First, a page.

Patterico's Pontifications

10/29/2009

ObamaCare: The public option and liberal fascism

Filed under: General — Karl @ 11:06 am

[Posted by Karl]

House Democrats are planning to unveil their version of ObamaCare this morning, without a “robust” government-run insurance plan, which would slash reimbursement rates to some variation on Medicare rates. This has bloggers like OpenLeft’s Chris Bowers wondering whether the House can pass any ObamaCare bill:

This is going to anger quite a few members of the Congressional Progressive Caucus. Some of them might not vote for passage now, because they consider the public option too weak.

This matters because there are around 18-25 Democrats who will vote against the bill from the right, pretty much no matter what at this point. With every Republican likely to vote against the bill, this means that opposition from 15-22 Progressives would sink the entire bill.

And maybe pigs would fly out of my butt. The House proggs will cave in the end, having to settle for a bill that requires insurers to accept all customers and charge all the same price, regulates all aspects of their marketing to make sure they aren’t discriminating, and then redistributes the profits to make sure that no company gets penalized unfairly.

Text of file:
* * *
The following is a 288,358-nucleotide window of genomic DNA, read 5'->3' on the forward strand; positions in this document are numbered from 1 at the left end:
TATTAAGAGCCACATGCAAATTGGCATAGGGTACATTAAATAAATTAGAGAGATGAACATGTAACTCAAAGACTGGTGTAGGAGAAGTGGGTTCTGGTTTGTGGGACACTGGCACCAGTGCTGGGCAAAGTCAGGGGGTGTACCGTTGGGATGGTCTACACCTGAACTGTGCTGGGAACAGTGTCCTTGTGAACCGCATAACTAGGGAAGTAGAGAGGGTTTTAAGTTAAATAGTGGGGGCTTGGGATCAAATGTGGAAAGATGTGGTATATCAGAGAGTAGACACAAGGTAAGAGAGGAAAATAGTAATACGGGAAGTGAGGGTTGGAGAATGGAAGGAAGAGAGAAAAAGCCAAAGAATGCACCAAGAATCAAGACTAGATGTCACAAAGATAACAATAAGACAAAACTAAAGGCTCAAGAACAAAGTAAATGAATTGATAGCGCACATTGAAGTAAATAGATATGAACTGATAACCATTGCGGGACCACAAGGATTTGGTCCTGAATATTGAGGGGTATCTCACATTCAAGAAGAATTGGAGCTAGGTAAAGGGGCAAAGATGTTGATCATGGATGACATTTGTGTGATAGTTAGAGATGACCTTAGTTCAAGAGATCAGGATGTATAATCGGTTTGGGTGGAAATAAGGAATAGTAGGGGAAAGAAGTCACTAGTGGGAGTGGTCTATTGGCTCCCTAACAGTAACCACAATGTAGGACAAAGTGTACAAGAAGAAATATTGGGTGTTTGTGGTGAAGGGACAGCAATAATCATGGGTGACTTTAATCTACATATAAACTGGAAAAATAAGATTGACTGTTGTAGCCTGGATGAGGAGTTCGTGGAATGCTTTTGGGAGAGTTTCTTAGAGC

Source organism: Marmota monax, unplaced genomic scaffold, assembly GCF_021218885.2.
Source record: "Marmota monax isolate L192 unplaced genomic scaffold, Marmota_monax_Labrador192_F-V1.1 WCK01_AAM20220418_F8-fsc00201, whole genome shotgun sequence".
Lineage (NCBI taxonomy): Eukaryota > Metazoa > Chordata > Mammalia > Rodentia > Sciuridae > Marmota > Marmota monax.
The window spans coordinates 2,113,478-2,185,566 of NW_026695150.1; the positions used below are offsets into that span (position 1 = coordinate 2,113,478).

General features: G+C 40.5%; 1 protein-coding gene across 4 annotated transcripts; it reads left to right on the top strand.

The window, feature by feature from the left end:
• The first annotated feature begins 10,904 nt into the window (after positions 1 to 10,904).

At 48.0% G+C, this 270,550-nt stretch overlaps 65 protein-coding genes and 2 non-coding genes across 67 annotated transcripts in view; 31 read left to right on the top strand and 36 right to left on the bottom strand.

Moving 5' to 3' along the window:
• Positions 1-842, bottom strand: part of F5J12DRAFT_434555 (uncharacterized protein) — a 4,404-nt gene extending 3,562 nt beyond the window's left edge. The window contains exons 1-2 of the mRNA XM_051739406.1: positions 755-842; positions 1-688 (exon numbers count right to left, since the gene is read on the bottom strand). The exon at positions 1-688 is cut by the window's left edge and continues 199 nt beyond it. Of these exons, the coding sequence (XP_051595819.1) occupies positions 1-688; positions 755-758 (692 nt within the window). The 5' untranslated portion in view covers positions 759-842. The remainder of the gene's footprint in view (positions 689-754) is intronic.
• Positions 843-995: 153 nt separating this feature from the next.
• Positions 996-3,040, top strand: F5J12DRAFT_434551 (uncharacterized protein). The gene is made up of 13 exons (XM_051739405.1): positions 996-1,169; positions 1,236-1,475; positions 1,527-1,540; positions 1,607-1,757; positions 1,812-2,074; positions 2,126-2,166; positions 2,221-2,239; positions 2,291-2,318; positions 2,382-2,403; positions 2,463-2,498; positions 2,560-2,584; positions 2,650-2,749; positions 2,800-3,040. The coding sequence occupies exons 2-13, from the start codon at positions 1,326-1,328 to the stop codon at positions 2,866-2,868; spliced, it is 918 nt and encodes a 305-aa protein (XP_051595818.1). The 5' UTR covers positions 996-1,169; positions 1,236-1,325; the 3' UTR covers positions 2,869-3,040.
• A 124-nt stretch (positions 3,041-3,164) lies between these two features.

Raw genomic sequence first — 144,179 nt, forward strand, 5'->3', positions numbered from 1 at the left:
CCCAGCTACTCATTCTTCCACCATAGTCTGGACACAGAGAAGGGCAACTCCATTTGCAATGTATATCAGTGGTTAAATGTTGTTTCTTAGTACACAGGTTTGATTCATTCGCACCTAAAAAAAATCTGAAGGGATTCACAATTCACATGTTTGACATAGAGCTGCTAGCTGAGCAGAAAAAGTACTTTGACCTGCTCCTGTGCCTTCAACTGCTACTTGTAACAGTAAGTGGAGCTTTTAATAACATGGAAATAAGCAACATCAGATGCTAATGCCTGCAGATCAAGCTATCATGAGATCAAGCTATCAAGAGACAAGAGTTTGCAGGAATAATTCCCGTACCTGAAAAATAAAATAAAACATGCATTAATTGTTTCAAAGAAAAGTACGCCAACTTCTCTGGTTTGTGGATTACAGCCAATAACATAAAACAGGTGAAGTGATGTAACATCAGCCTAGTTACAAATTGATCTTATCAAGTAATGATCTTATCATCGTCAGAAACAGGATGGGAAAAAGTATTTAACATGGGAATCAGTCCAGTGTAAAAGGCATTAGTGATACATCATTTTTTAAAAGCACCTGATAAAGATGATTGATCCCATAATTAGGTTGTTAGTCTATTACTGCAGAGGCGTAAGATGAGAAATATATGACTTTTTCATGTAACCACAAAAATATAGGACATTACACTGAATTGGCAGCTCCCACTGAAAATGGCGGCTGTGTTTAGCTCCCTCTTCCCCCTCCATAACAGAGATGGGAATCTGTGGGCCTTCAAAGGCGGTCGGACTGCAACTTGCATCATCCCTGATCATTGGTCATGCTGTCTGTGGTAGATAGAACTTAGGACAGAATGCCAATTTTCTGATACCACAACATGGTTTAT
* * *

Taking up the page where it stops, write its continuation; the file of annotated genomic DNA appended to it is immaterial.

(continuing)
On the flip side, Megan McArdle explains why the “robust” public option would be an economic and political disaster:

[T]he thing about patients whose insurance doesn’t cover the average cost of treating them is that they cannot be 100% of your patient pool. Someone has to cover the cost of that MRI machine. If the public option does manage to crowd out other insurance–as it might well do, with the ability to dictate price controls–then suddenly, the public option won’t be cheap any more. Hello, fiscal crisis.

That’s the financial problem. Here’s the political problem: if you insert a strong public option, the providers will revolt.

You’ve already lost the insurers. Try to reimburse hospitals and doctors at Medicare + 5% for any large segment of the market, and you’ll lose them too. Health care reform is likely to survive the defection of the much-hated health insurance industry. I doubt there is any way at all that it survives negative ads from coalitions of doctors, hospitals, and other assorted healthcare workers. I don’t see Obama having much success getting on the radio one Saturday morning to complain that doctors are all a bunch of lying obstructionists.

McArdle wonders why the fixation with a “robust” public option has persisted. Her commenters correctly note that it makes a nice bargaining chip and distraction from the mandate-driven government takeover of the US healthcare system. And the cheap shot answer is that the nutroots generally lack a nuanced understanding of economics or practical interest group politics.